Demand For Nuclear Moratorium Following Japan's Tsunami Crisis

Radiation

Photo: Mad House Photography via Flickr

A top Indian scientist and government advisor, backed by more than 50 prominent figures, has called for a moratorium on all future nuclear projects following the nuclear crisis in tsunami-hit Japan. Dr P Balaram’s call marks the first direct appeal from within government circles for a temporary stop to nuclear power plans and production and comes a day after prime minister Manmohan Singh sought more transparency, accountability and transparency from the Indian nuclear establishment. 

Dr Balaram’s demand for a moratorium — stopping nuclear power production for the time being — is likely to pressure the Indian government because of the strategic positions he holds.

German Nuclear Moratorium

Though most countries have announced safety reviews of their nuclear plants following the Fukushima radiation leak, Germany is the only country in the world to opt for a temporary moratorium.  In mid-March, German chancellor Angela Merkel shut down the country’s seven oldest nuclear stations for at least three months against a backdrop of continued political pressure. 

Pending the safety review, some of the country’s 17 nuclear plants may be decommissioned earlier than previously planned.  Merkel has also called for her country to speed up its move towards renewable energy to help fill any gap in electricity supply.  Merkel faces a tough battle ahead because members of the Green party accuse her of not going far enough and conservatives in her own party accuse her of having gone too far.
 
Nuclear Trade Interests of USA, France, Russia & Japan

USA, France, Russia and Japan have been locked in fierce competition to sell new nuclear reactors to India.  India is one of the world’s biggest markets for nuclear technology, with plans to reach an atomic power capacity of 63,000 megawatts by 2032, from the current level of 4,560 megawatts. 

Fuel-hungry India has pushed ahead with its nuclear energy plans since 2008 when the then-US president George W Bush signed into law a nuclear deal that ended a three-decade ban on US nuclear trade with India. 

The Open Letter

Dr P Balaram, director of the prestigious Indian Institute of Science in Bangalore and part of prime minister Manmohan Singh’s scientific advisory council, described the events in Japan as “a wake-up call” for India.  In an open letter, signed by more than 50 prominent figures, Balaram states:

1. “We strongly believe that India must radically review its nuclear power policy.”

2. “Pending the review, there should be a moratorium on all further nuclear activity, and revocation of recent clearances for nuclear projects.”

3.  The Department of Atomic Energy (DAE) has “cavalierly minimised (the possibility of an accident)… and declared that Indian reactors cannot undergo serious accidents.”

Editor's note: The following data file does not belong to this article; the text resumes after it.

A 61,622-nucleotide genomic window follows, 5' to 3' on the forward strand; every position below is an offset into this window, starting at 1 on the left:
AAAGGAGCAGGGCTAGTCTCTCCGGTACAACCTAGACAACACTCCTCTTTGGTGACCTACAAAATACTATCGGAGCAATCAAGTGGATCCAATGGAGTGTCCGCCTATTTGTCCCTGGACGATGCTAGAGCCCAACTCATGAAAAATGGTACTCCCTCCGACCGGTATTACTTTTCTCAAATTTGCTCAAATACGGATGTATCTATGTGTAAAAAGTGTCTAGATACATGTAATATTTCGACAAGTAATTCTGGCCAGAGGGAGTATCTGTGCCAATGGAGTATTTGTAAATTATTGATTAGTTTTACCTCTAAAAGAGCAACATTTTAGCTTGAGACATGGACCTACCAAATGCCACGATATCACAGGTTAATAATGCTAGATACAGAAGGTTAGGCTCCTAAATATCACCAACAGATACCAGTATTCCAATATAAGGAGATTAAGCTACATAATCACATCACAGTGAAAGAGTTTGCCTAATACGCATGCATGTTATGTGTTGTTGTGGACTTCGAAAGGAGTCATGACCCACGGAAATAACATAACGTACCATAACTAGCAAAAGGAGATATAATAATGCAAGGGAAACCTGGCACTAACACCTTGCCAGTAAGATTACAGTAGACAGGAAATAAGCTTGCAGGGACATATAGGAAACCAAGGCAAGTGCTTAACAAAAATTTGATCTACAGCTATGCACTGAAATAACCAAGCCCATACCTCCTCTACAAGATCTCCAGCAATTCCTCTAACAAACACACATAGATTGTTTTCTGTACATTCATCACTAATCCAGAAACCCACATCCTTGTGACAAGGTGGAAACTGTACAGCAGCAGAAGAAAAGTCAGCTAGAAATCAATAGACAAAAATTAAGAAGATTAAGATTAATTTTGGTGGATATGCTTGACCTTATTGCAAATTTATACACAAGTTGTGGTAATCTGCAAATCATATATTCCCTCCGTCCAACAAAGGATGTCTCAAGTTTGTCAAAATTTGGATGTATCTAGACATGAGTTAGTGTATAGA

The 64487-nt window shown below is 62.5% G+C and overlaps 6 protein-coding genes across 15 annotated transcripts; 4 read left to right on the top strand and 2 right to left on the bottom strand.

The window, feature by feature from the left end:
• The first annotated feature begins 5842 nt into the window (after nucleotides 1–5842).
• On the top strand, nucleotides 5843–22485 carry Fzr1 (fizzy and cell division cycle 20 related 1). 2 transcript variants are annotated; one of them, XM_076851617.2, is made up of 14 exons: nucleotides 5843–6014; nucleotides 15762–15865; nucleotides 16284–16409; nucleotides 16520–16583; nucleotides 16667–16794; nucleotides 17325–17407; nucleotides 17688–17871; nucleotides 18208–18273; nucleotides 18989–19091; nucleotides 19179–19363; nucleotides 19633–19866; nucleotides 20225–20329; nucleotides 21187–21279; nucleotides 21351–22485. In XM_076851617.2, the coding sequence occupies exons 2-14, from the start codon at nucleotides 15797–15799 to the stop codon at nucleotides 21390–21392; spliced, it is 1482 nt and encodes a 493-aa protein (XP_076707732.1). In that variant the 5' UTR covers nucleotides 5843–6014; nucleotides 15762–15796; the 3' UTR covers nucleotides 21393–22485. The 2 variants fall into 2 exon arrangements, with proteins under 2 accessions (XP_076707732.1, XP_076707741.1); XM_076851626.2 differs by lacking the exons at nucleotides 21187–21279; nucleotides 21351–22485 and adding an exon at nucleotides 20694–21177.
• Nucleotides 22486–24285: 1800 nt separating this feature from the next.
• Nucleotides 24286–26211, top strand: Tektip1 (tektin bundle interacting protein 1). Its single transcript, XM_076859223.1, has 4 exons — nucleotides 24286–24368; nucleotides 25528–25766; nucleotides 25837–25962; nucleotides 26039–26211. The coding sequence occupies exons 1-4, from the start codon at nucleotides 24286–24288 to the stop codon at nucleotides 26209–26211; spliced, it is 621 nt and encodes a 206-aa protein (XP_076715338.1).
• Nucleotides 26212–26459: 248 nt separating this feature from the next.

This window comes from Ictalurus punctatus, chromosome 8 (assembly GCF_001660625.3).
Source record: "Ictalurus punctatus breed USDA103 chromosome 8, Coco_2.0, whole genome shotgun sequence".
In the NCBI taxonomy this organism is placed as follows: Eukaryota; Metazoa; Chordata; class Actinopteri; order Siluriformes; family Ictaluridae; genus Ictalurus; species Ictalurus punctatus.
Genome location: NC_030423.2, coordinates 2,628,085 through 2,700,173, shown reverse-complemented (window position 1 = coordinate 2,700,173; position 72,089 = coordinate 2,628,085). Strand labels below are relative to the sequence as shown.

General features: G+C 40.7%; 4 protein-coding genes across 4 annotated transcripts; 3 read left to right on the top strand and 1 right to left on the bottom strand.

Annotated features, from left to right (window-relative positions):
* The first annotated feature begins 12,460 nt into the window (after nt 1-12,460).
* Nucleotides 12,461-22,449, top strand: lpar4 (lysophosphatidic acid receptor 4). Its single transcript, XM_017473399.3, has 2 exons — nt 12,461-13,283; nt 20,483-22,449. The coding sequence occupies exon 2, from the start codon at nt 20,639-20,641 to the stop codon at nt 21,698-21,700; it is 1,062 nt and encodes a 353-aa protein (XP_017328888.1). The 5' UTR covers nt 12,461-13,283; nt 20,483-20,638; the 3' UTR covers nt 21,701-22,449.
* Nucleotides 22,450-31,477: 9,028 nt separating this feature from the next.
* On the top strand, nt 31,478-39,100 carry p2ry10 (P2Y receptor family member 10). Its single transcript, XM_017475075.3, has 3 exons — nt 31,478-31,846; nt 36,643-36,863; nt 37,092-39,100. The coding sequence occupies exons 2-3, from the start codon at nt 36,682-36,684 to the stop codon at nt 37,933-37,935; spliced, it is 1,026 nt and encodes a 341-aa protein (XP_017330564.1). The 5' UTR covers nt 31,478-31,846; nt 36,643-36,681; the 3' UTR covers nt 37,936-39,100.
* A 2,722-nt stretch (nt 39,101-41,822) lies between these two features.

4.  The Japanese crisis shows “that even in an industrially advanced country, nuclear reactors were vulnerable to catastrophes, in spite of precautions and safety measures.”

5.  The letter urges the Indian government to conduct an independent and transparent safety audit of its nuclear facilities.

“In the light of what has happened in Japan…. we strongly believe that India must radically review its nuclear power policy for appropriateness, safety, costs, and public acceptance, and undertake an independent, transparent safety audit of all its nuclear facilities, which involves non-DAE experts and civil society organisations. Pending the review, there should be a moratorium on all further nuclear activity, and revocation of recent clearances for nuclear projects,” said Dr Balaram.  He said he agreed to be a co-signatory to a key petition seeking a nuclear moratorium because many of India’s proposed nuclear plants were likely to come up in populated and ecologically sensitive areas.

Opposition to One of The World’s Largest Nuclear Plants

The Japanese crisis has fuelled opposition in India to the construction of what would be one of the world’s largest nuclear power plants in a seismically-sensitive region of Maharashtra state, with six reactors providing 9,600 megawatts of combined power. 

French company Areva has signed a 9.3-billion-dollar framework deal to supply the first two of Jaitapur’s third-generation pressurised water reactors, with the nuclear plant scheduled to begin producing power in 2018.

Nuclear moratorium opens Door to Renewables?

Germany’s decision to shut down some of its nuclear power stations following problems with Japanese plants after the recent earthquake could yet spur long-term growth in renewable energy. But, for now, it will mainly be coal and gas that will fill the gap, increasing carbon emissions worldwide. 

Conclusion

Are India and Germany beginning to show the way for other democracies around the world? The nuclear moratorium issue appears to be fast becoming the clarion call of our times.

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